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JOINT ECONOMIC COMMITTEE REPUBLICANS RANKING MEMBER - SENATOR MIKE LEE

The Health Benefit Tax Exclusion Distorts the Health Insurance Market

Has Promoted Employer-Provided Insurance, but Hindered Market-Based Cost Controls and Individual Choice

The Health Benefit Tax Exclusion Distorts the Health Insurance Market

Has Promoted Employer-Provided Insurance, but Hindered Market-Based Cost Controls and Individual Choice

Washington, DC -The Joint Economic Committee (JEC) today released a study on how federal tax policy has influenced the way the U.S. health insurance market has developed over the past sixty years since the Internal Revenue Service (IRS) issued a special ruling that the portion of employees’ health insurance paid by employers is treated as a tax-free benefit.

“The tax exclusion has created a distortion in the health insurance market, favoring employerbased health insurance with comprehensive coverage as opposed to individually purchased plans emphasizing protection against major risks,” said Chairman Bennett. “When employers struggle to make one-size-fits-all health insurance decisions for their employees, mismatches often occur between individual needs and options available at the group level.”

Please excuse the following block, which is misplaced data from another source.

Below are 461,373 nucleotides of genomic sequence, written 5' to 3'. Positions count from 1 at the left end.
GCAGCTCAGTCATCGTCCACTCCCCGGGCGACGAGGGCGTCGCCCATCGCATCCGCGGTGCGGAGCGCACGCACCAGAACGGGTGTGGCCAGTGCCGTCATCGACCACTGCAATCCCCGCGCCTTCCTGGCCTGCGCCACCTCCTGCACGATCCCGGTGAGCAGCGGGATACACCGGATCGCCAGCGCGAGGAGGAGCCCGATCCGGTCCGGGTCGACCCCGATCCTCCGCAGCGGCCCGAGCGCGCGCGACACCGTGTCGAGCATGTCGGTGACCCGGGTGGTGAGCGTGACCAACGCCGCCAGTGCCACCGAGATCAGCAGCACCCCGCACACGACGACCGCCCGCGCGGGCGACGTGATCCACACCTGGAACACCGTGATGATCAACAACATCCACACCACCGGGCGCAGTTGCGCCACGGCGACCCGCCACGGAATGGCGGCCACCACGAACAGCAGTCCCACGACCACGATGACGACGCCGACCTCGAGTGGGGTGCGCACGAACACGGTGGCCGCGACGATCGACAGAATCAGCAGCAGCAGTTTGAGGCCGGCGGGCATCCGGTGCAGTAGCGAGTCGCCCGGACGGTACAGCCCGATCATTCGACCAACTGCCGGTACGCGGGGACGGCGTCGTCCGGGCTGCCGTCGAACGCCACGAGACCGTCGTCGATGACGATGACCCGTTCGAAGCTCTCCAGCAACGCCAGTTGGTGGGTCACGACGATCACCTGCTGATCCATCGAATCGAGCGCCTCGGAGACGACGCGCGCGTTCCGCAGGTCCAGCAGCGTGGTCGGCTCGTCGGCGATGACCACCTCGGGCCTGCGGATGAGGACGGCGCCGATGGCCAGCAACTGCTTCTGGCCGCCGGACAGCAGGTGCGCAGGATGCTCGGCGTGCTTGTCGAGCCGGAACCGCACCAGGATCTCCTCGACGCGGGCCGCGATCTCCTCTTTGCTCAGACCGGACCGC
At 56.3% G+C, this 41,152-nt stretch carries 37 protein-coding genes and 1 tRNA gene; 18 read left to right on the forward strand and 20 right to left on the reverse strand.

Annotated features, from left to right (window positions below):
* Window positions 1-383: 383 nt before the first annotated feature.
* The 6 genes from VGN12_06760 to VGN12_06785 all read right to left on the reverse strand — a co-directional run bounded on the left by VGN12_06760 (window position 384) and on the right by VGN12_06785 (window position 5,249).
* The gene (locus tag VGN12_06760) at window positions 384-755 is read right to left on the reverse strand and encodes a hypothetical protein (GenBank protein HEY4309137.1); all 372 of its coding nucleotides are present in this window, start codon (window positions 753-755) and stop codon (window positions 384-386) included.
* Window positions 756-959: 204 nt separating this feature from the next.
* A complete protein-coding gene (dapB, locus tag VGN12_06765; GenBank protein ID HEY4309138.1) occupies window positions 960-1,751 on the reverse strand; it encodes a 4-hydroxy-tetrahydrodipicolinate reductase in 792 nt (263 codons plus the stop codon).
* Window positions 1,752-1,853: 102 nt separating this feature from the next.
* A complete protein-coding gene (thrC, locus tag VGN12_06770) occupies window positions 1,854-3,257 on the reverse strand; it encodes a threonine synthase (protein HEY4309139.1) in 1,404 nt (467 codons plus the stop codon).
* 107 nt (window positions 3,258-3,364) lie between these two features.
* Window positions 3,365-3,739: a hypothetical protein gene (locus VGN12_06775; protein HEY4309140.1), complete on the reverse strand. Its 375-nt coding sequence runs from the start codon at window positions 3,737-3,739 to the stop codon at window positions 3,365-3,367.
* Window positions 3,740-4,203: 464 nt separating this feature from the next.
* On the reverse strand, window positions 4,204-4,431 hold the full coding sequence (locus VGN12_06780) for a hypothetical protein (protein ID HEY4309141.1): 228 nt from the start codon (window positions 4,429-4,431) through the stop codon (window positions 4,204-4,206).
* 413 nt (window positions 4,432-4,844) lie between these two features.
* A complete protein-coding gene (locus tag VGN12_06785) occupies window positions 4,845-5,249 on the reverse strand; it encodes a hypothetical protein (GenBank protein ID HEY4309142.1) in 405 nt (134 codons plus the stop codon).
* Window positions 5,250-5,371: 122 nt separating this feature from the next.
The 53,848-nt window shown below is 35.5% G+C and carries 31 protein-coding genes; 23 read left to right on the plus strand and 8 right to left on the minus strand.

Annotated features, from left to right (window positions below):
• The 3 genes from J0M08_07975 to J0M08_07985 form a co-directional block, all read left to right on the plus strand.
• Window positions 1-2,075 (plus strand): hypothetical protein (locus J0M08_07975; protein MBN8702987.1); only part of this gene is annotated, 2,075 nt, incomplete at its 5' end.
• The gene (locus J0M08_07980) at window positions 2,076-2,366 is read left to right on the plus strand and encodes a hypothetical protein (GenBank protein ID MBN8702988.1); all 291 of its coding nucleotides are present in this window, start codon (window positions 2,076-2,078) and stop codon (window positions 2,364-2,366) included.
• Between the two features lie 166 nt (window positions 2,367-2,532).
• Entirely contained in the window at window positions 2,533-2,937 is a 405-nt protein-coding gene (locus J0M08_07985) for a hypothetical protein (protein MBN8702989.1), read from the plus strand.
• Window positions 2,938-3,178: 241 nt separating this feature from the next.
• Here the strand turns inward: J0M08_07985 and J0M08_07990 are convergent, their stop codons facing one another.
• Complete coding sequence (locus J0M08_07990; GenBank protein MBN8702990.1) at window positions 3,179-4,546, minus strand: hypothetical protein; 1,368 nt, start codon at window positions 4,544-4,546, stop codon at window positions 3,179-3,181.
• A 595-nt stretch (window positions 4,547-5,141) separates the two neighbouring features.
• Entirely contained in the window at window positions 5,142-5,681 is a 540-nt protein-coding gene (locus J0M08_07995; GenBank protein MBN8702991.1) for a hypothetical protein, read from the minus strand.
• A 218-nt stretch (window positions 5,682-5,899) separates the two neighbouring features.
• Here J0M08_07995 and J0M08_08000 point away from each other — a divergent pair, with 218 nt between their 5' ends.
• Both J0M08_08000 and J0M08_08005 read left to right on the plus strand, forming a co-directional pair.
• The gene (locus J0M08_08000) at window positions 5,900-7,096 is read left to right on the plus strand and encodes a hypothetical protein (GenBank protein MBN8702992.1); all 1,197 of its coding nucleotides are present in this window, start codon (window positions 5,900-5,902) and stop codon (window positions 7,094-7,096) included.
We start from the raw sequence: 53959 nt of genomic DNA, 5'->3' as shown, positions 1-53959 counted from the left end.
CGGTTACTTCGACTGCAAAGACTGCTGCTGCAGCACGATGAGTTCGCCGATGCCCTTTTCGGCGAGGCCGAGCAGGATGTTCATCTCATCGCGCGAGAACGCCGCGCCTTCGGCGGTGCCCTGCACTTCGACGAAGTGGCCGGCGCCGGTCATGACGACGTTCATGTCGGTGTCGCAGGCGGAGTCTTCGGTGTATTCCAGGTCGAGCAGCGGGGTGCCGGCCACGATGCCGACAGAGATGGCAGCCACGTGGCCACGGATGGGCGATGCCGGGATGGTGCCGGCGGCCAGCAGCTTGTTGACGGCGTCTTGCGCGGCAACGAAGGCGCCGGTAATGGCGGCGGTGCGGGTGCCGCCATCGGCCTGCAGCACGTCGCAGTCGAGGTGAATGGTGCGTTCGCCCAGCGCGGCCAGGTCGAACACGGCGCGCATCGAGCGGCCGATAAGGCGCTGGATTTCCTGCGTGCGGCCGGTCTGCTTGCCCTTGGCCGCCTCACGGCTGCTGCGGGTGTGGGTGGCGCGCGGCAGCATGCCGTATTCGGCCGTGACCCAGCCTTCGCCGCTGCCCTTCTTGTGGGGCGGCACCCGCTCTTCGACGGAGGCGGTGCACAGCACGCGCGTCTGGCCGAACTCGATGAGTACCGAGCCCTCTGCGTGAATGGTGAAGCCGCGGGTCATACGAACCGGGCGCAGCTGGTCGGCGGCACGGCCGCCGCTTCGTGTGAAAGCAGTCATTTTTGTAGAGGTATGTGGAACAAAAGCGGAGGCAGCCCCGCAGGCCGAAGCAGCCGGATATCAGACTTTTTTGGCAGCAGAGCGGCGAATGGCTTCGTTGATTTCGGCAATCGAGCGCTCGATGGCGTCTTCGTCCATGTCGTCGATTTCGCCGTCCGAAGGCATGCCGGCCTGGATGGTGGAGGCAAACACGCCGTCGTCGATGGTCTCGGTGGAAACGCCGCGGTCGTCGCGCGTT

Because employers, not the employee, are making health plan choices, employer-based health insurance arrangements tend to focus more on shorter-term cost considerations and less on longer-term quality and continuity of care concerns. Although the tax exclusion does not prevent employees and other health care consumers from purchasing health insurance through other means, such purchases are more expensive because they cannot take advantage of the tax-free
discount available for equivalent insurance coverage purchased by an employer.

“Comprehensive group health insurance coverage hides the true cost of health care decisions and fosters the illusion that 'someone else' is paying for the care,” said Bennett.

“We can't preserve the status quo for another 60 years. We must give greater consideration to alternatives to employer-paid group health plans and expand the use of Consumer-Driven Health Care options such as Health Savings Accounts,” said Chairman Bennett. “This change is sorely needed to reacquaint individuals with the cost and quality of the health care choices they can manage on their own.”

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